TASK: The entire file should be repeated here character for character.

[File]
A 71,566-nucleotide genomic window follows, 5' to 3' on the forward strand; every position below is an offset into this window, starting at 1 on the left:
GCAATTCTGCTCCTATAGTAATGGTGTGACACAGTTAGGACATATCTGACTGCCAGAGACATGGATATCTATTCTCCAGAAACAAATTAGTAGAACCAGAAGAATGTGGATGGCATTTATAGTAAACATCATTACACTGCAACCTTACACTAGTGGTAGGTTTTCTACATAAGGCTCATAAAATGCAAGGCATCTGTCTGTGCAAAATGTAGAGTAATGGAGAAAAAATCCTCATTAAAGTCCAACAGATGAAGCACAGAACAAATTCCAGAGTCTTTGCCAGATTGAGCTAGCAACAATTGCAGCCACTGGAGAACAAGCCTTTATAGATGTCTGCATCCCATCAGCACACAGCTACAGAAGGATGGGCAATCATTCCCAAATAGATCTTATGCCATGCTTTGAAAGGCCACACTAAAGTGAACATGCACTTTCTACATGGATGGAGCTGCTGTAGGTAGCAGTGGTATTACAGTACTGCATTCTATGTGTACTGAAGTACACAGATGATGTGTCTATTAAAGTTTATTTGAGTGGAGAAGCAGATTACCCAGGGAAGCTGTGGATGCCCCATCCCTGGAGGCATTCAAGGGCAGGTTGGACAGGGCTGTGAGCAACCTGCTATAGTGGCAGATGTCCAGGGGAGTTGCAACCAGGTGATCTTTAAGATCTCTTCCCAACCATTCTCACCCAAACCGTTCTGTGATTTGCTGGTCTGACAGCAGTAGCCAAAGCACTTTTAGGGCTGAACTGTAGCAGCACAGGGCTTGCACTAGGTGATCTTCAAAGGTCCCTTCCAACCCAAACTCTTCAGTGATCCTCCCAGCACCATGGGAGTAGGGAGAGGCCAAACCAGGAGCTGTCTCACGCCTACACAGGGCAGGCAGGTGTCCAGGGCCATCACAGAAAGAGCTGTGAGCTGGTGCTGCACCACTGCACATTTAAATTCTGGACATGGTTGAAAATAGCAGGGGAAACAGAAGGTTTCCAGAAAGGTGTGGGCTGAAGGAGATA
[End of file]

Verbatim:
A 71,566-nucleotide genomic window follows, 5' to 3' on the forward strand; every position below is an offset into this window, starting at 1 on the left:
GCAATTCTGCTCCTATAGTAATGGTGTGACACAGTTAGGACATATCTGACTGCCAGAGACATGGATATCTATTCTCCAGAAACAAATTAGTAGAACCAGAAGAATGTGGATGGCATTTATAGTAAACATCATTACACTGCAACCTTACACTAGTGGTAGGTTTTCTACATAAGGCTCATAAAATGCAAGGCATCTGTCTGTGCAAAATGTAGAGTAATGGAGAAAAAATCCTCATTAAAGTCCAACAGATGAAGCACAGAACAAATTCCAGAGTCTTTGCCAGATTGAGCTAGCAACAATTGCAGCCACTGGAGAACAAGCCTTTATAGATGTCTGCATCCCATCAGCACACAGCTACAGAAGGATGGGCAATCATTCCCAAATAGATCTTATGCCATGCTTTGAAAGGCCACACTAAAGTGAACATGCACTTTCTACATGGATGGAGCTGCTGTAGGTAGCAGTGGTATTACAGTACTGCATTCTATGTGTACTGAAGTACACAGATGATGTGTCTATTAAAGTTTATTTGAGTGGAGAAGCAGATTACCCAGGGAAGCTGTGGATGCCCCATCCCTGGAGGCATTCAAGGGCAGGTTGGACAGGGCTGTGAGCAACCTGCTATAGTGGCAGATGTCCAGGGGAGTTGCAACCAGGTGATCTTTAAGATCTCTTCCCAACCATTCTCACCCAAACCGTTCTGTGATTTGCTGGTCTGACAGCAGTAGCCAAAGCACTTTTAGGGCTGAACTGTAGCAGCACAGGGCTTGCACTAGGTGATCTTCAAAGGTCCCTTCCAACCCAAACTCTTCAGTGATCCTCCCAGCACCATGGGAGTAGGGAGAGGCCAAACCAGGAGCTGTCTCACGCCTACACAGGGCAGGCAGGTGTCCAGGGCCATCACAGAAAGAGCTGTGAGCTGGTGCTGCACCACTGCACATTTAAATTCTGGACATGGTTGAAAATAGCAGGGGAAACAGAAGGTTTCCAGAAAGGTGTGGGCTGAAGGAGATA